In neurons incubated at 37°C, the labeling was also highly punctuate, but confined to perikarya. Fluorescent hot spots were smaller in diameter (≃1.5 μm) and more homogeneous in size than those detected after incubation at 4°C (Fig. 3 C). Serial optical sectioning and acid-wash stripping of cell surface binding demonstrated that the bulk of the fluorescent signal was intracellular (Fig. 3 D). By contrast, when the incubation was carried out in the presence of the endocytosis inhibitor PAO, specifically bound fluo-NT molecules remained clustered on the cell surface in a pattern comparable to that seen after incubation at 4°C (Fig. 3 E). This residual labeling was completely abolished by a hypertonic acid wash, confirming that it was indeed surface-bound (Fig.3 F).
In neurons incubated for 3 min at 37°C with 10 nmfluo-NT followed by superfusion with buffer at the same temperature for variable time intervals, the distribution, size, and number of intracellular (i.e., acid-wash resistant) fluorescent particles varied with time. Between 5 and 10 min after pulse labeling, fluorescent particles were small (mean area: 0.94 μm2), numerous, and distributed throughout perikarya and processes (Fig.4 A). By 45 min, they were larger (mean area: 1.4 μm2), less numerous, and predominated at the level of perikarya and proximal processes (Fig. 4 B). Finally, at 90 min, labeled particles were both larger and more sparse than at earlier time intervals. They were confined to the perikaryon, with a tendency to conglomerate in the perinuclear region (Fig.4 C). Cells incubated in the presence of 1 μm nonfluorescent NT were devoid of labeling (not shown).
Quantitative analysis of fluorescent particles in cross-sectioned neuronal perikarya showed a transient increase in the number of fluorescent particles during the first 15 min of chase followed by a sustained decrease throughout the remaining washout time (F (1,39) = 14.02; p < 0.001) (Figure 5). By contrast, the area of fluorescent particles increased steadily during the same period (F (1,39) = 45.9; p < 0.0001) (Figure 5). Finally, the mean distance between labeled particles and the nuclear center decreased significantly with time (F (1,39) = 17.93; p < 0.001) (Figure 5).
The pattern of intraneuronal mobilization of fluorescent particles was markedly different when the fluorescent ligand was photoaffinity cross-linked to cell surface proteins before a 37°C buffer chase. As with fluo-NT, internalized fluorescent molecules were readily visible at the level of neuronal perikarya and processes after 5 min of exposure to warm buffer (Fig. 6 A). These fluorescent molecules had been efficiently cross-linked to cell surface proteins, as demonstrated by the fact that they were totally washed out by dehydration in cells that were not irradiated (Fig.6 B). As with fluo-NT, the labeling decreased progressively with time at the level of processes and increased in cell bodies. In contrast to what was observed with fluo-NT, however, neither the number nor the size of intra-perikaryal fluorescent particles showed any modification with time, nor was there any variation in the mean distance separating them from the cell center (Fig. 5).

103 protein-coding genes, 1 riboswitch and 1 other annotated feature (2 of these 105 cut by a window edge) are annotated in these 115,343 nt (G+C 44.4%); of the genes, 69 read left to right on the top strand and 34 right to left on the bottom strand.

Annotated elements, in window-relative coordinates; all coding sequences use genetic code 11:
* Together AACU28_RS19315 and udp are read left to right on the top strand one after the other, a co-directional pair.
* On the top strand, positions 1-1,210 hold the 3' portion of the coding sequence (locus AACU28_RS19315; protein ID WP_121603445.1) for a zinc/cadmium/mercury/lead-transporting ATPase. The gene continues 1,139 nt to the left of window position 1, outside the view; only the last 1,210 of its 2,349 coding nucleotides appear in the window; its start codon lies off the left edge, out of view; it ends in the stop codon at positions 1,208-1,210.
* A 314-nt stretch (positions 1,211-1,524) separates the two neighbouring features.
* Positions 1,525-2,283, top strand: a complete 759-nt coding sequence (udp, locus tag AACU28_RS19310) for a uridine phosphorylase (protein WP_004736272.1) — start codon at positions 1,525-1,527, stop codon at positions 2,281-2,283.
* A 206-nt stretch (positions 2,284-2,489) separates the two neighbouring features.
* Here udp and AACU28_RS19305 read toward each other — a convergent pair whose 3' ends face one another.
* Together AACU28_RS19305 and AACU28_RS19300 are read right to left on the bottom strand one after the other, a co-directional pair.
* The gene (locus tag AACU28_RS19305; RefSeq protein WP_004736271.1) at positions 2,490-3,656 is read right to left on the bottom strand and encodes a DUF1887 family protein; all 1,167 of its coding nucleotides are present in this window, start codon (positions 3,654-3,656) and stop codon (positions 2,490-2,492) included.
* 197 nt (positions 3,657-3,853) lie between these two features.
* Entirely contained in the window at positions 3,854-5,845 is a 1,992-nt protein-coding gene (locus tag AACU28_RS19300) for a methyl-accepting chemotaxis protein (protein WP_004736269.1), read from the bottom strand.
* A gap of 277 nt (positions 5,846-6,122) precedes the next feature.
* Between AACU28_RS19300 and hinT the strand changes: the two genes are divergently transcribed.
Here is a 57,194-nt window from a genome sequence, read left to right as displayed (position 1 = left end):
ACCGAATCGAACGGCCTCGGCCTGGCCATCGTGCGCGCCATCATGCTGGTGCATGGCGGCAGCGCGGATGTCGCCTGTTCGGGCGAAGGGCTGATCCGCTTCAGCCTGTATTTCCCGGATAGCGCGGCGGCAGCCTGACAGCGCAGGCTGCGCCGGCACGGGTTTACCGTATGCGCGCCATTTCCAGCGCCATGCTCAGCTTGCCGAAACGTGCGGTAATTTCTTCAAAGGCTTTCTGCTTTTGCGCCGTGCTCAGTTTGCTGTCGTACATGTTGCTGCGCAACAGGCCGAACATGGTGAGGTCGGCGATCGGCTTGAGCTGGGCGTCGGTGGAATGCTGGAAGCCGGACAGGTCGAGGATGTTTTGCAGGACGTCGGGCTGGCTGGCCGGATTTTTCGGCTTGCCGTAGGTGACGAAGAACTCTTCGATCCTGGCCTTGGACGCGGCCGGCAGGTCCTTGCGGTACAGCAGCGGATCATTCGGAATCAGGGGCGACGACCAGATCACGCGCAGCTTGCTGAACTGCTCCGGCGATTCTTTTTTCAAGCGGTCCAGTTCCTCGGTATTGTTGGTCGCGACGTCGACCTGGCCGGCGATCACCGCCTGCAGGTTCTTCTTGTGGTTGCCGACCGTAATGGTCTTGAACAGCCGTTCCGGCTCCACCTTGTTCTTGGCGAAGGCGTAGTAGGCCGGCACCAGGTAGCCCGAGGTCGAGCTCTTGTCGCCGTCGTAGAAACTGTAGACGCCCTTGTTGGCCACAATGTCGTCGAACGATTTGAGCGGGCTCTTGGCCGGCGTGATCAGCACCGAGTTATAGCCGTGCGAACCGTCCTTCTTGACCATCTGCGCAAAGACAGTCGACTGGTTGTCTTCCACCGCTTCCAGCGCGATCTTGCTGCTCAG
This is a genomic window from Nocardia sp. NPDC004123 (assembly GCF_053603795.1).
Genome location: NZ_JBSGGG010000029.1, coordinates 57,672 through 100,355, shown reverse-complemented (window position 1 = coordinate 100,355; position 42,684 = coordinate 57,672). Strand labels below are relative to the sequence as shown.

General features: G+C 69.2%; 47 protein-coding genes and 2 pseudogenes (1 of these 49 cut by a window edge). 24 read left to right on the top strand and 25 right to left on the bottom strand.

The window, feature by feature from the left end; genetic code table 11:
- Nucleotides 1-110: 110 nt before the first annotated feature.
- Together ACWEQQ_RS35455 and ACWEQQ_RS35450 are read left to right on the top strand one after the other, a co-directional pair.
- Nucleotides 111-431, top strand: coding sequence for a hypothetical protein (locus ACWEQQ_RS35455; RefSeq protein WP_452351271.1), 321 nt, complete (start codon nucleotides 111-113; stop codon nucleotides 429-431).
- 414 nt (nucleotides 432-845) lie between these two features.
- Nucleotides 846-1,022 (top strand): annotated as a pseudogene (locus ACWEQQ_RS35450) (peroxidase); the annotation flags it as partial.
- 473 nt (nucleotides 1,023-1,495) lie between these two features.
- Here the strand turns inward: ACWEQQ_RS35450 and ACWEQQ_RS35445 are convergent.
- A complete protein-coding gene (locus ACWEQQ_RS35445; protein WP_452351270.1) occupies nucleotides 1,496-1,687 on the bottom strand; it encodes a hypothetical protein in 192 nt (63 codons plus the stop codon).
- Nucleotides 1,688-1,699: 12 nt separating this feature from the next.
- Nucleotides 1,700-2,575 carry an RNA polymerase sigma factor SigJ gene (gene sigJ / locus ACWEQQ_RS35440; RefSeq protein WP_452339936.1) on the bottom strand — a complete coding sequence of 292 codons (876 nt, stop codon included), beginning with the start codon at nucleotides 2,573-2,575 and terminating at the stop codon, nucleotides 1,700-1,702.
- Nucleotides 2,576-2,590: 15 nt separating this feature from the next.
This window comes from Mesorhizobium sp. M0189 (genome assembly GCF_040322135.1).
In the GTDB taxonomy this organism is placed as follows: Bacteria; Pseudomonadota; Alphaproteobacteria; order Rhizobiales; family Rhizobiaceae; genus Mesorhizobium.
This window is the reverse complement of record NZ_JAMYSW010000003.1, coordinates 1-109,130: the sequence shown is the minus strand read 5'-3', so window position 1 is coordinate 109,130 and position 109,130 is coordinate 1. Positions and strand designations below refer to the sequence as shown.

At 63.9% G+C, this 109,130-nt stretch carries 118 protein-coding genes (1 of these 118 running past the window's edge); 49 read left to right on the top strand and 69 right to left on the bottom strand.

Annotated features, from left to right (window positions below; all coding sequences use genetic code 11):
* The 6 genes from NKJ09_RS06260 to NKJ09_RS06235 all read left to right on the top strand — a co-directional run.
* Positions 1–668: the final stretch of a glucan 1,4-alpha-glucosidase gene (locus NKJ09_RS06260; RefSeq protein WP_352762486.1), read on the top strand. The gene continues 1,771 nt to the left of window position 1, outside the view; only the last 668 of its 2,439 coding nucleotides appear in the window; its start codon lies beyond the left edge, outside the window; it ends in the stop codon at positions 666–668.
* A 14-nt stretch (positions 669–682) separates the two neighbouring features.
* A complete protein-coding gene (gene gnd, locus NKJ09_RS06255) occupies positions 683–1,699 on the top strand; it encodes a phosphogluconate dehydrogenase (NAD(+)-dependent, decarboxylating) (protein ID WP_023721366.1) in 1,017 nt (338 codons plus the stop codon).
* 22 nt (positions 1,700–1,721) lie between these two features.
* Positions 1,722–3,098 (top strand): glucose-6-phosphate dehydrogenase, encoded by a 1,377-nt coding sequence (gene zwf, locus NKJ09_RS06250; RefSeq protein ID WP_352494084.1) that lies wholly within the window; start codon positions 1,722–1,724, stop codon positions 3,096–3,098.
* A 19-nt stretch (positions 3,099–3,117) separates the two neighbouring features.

Binding of fluo-NT to glial cells
In both mixed neuronal/glial and pure glial cultures incubated for 60 min with 20 nm fluo-NT at either 4°C or 37°C and immunostained for GFAP, 30–40% of the GFAP immunoreactive cells exhibited fluo-NT labeling (Fig. 7 A). This labeling was specific, because it was fully inhibited by an excess of nonfluorescent NT (Fig. 7 B). In contrast to neuronal labeling, however, it was resistant to co-incubation with an excess of SR 48692 (Fig. 7 C) and abolished by 1 μmlevocabastine (Fig. 7 D).
When fluo-NT binding was carried out at 4°C, glial labeling in both mixed and pure cultures took the form of hot spots, the size of which (5 μm in mean diameter) was twice that of clusters detected on neuronal cells (2.5 μm) (Fig. 7 E). These fluorescent clusters were strictly confined to the cell surface, because they disappeared completely after hypertonic acid wash (not shown).
When the incubation was carried out at 37°C, glial labeling was still detected in the form of intense fluorescent particles distributed all over the cell (Fig. 7 A). These particles were higher in number and smaller in size (3 μm in mean diameter) than after incubation at 4°C. They were still larger, however, than those seen in neuronal cells at the same time interval. In contrast to the situation in neurons, glial labeling was unaffected by the addition of the endocytosis inhibitor PAO and was no longer evident after hypertonic acid wash, indicating that the particles were confined to the cell surface (Fig. 7 F).
The present study provides the first direct evidence for a selective association of a levocabastine-sensitive, SR 48692-insensitive NT receptor with neuroglia. It also demonstrates the existence of major differences in regulation between this glial receptor and the one associated with midbrain DA neurons.
Identification and regulation of the neuronal NT receptor